Maximize profits! Getting the most out of the sale of a property is what every owner wants. So naturally, listing your home or farm for an inflated number seems like a great place to start – right? Wrong.
Don’t fall into the trap of feeling you have to price your property at a high price just to get a better sale price.
There are any number of reasons property owners get sucked into this way of thinking. Some feel they have designed and built the perfect home, failing to realize their tastes may not match those of a prospective buyer.
Others are emotionally invested in a home because of the years spent there. And some just flat out get stuck on wanting to make a designated amount of money on the sale of a property, no-matter what.
These are all bad reasons to overprice a property.
Pitfalls Of Pricing A Property Too High
But what’s the harm in trying, you ask? There are several detrimental aspects to overpricing a property.
- Appraisal / Lending Issues – Let’s say you have listed your home for $500,000 despite the fact the market indicators and comparable sales in the area show it should be priced at $450,000. You somehow manage to find a buyer willing to pay your asking price; however, the sale still falls through. Why? Often banks can’t finance a property when the sale price far exceeds the market value without additional cash being brought to table to make up the difference.
- Better Deal Down the Street – Again, you’ve priced your home for $500,000 and a block over, your neighbor is listed for $450,000 for virtually the same house. Sure, there are a few differences, but in the buyer’s eyes, they can get the same house in the same area for $50,000 less.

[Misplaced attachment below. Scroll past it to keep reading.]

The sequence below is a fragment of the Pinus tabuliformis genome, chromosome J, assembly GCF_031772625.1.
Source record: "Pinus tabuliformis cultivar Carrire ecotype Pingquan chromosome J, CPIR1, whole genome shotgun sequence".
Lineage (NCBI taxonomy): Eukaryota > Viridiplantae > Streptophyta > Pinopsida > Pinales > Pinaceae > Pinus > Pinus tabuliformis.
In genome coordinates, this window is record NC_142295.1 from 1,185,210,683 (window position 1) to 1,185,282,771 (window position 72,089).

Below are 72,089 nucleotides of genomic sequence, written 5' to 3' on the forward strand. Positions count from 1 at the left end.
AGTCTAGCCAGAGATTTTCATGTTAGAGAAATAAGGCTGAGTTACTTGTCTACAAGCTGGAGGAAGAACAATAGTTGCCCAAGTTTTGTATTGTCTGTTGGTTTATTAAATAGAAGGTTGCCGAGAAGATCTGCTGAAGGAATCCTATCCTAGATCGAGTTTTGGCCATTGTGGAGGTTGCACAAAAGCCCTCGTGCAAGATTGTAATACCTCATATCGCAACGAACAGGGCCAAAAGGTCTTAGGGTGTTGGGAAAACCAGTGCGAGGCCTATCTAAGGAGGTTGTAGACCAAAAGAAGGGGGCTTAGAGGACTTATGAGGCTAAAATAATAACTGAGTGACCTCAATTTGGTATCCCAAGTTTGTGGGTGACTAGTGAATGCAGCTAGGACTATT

- Buyer Blacklisted – In today’s market, buyers are savvy. They are more educated on the market than ever before. When buyers and buyer’s agents come across a property that is drastically overpriced, it will get bypassed and never considered, even if a price reduction comes further down the road.
- Timing is Key – In a competitive real estate market, things move fast. When a property is priced within market guidelines it can sell very quickly. The first 30 days of a listing are the most critical. The longer a property sits on the market, the more buyers begin to wonder, “What’s wrong with this place? Why hasn’t it sold yet?”
How to Avoid These Common Pitfalls
There are a couple of things to keep in mind that will help you stay away from making the costly mistakes.
- Trust the Comps – When comparable sales for your area are giving you a price range to stay within… trust them. This will be the primary measure stick your property will be up against when buyers evaluate your property’s price. You want to shine against your competition, not make your competition look better by appearing to be a better value.
- Don’t Be Emotionally Attached – This is your home and you have a lot of memories around every corner. This place is special to you. But remember, it isn’t special to the buyer (not yet). They don’t see the memories or hear the stories. They see you have a nice home and it is worth something within the market range, nothing more.
- Make Adjustments – When you enter the market and there is little to no positive feedback in the first couple of weeks, don’t hesitate to make adjustments. It is crucial to react to the market information early on in the process. The first 30-60 days are critical. Once you get beyond that window, buyers will begin to wonder what’s wrong.
There are times when you can get away with pushing the envelope on the listing price, but these opportunities are rare and need to be handled with caution and care.
Overall, the single biggest influence you have when listing real estate is to be mindful how you are pricing your property. Consider all of the market factors and consult an experienced real estate agent to help you make the best decision for you and your family.